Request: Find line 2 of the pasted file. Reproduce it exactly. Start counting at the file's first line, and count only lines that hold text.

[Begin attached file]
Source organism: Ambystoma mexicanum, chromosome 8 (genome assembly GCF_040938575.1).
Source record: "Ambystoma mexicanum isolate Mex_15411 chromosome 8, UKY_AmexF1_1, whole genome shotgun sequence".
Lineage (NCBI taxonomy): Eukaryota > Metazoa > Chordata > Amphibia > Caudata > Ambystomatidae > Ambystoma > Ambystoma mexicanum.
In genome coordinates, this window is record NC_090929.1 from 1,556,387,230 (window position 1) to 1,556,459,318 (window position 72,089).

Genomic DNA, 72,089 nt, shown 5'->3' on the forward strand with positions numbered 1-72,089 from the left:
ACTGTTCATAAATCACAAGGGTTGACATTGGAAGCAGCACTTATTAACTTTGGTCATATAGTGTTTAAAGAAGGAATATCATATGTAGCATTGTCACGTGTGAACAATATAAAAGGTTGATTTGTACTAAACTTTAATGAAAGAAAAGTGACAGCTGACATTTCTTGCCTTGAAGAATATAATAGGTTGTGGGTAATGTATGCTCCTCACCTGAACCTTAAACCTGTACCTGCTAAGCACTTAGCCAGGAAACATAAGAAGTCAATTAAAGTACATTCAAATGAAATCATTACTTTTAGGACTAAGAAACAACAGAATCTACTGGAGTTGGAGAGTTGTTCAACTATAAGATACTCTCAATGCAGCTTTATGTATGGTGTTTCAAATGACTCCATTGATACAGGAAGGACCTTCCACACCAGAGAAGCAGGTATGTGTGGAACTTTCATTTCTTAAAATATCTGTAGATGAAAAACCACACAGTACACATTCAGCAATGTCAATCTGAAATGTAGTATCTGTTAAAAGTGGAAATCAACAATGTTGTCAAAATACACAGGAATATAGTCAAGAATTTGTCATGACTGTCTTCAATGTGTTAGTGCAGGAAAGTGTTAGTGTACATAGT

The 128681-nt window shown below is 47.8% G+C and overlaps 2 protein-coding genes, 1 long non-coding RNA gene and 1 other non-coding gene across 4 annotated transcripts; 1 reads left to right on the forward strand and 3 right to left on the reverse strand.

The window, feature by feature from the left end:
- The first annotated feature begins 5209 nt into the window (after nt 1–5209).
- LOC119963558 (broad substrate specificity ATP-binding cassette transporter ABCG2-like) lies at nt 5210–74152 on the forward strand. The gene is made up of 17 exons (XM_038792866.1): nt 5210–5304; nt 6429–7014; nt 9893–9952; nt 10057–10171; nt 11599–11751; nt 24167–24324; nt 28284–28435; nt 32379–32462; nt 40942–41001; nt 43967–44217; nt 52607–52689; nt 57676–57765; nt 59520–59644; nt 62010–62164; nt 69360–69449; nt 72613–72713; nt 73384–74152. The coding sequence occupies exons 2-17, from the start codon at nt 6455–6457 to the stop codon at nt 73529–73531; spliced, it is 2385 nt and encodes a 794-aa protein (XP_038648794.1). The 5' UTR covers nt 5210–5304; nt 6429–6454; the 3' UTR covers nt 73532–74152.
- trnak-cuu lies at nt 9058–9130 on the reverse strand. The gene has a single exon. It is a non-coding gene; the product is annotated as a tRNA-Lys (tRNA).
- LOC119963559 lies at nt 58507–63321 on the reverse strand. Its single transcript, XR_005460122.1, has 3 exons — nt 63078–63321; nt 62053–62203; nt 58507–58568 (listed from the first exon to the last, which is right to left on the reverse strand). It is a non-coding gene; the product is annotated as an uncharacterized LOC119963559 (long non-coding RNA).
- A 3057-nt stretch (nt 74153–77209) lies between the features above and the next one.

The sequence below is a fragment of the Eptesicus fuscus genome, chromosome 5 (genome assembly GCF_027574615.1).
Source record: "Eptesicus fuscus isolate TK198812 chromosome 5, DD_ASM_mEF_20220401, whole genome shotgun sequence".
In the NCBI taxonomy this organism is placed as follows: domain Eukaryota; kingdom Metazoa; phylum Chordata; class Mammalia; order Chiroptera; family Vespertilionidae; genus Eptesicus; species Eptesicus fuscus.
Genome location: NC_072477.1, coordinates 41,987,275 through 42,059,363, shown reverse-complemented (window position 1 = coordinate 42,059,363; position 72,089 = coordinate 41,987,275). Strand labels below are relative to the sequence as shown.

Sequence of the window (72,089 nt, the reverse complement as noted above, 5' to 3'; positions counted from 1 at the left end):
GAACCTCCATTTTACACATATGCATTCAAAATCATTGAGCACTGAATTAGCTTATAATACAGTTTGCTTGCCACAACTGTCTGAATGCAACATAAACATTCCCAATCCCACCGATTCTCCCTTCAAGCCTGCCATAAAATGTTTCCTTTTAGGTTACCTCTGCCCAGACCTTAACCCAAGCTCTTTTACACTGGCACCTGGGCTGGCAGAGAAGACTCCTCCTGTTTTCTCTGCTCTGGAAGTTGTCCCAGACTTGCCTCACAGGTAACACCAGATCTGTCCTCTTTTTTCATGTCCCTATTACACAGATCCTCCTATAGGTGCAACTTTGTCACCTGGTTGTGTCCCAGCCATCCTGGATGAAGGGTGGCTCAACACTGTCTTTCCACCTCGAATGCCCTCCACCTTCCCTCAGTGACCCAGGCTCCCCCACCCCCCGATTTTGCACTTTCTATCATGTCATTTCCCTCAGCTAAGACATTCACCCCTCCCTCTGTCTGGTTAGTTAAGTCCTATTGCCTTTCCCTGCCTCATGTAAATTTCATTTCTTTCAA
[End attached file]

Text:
Source record: "Ambystoma mexicanum isolate Mex_15411 chromosome 8, UKY_AmexF1_1, whole genome shotgun sequence".